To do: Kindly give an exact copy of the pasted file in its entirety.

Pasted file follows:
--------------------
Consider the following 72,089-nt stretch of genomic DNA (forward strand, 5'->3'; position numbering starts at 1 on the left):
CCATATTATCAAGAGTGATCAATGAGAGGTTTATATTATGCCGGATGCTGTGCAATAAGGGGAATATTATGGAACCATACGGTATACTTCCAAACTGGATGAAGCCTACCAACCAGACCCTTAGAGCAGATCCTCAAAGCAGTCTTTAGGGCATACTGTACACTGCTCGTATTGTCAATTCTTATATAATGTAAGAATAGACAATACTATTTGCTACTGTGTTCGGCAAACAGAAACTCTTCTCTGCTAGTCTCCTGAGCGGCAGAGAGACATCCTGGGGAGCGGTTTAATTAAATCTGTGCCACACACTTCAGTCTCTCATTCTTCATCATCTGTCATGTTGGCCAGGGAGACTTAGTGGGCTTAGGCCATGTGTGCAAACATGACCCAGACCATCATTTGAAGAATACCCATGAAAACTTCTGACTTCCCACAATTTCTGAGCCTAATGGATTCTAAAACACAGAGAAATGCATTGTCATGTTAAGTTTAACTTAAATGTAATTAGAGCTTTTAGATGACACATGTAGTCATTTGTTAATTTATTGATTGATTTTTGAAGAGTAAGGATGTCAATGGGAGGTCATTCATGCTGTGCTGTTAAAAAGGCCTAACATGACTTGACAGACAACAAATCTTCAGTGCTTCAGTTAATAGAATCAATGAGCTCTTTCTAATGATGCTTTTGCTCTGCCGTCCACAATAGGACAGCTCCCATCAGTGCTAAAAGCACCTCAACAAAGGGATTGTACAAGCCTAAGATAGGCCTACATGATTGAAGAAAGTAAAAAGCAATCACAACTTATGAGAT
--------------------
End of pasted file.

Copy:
Consider the following 72,089-nt stretch of genomic DNA (forward strand, 5'->3'; position numbering starts at 1 on the left):
CCATATTATCAAGAGTGATCAATGAGAGGTTTATATTATGCCGGATGCTGTGCAATAAGGGGAATATTATGGAACCATACGGTATACTTCCAAACTGGATGAAGCCTACCAACCAGACCCTTAGAGCAGATCCTCAAAGCAGTCTTTAGGGCATACTGTACACTGCTCGTATTGTCAATTCTTATATAATGTAAGAATAGACAATACTATTTGCTACTGTGTTCGGCAAACAGAAACTCTTCTCTGCTAGTCTCCTGAGCGGCAGAGAGACATCCTGGGGAGCGGTTTAATTAAATCTGTGCCACACACTTCAGTCTCTCATTCTTCATCATCTGTCATGTTGGCCAGGGAGACTTAGTGGGCTTAGGCCATGTGTGCAAACATGACCCAGACCATCATTTGAAGAATACCCATGAAAACTTCTGACTTCCCACAATTTCTGAGCCTAATGGATTCTAAAACACAGAGAAATGCATTGTCATGTTAAGTTTAACTTAAATGTAATTAGAGCTTTTAGATGACACATGTAGTCATTTGTTAATTTATTGATTGATTTTTGAAGAGTAAGGATGTCAATGGGAGGTCATTCATGCTGTGCTGTTAAAAAGGCCTAACATGACTTGACAGACAACAAATCTTCAGTGCTTCAGTTAATAGAATCAATGAGCTCTTTCTAATGATGCTTTTGCTCTGCCGTCCACAATAGGACAGCTCCCATCAGTGCTAAAAGCACCTCAACAAAGGGATTGTACAAGCCTAAGATAGGCCTACATGATTGAAGAAAGTAAAAAGCAATCACAACTTATGAGAT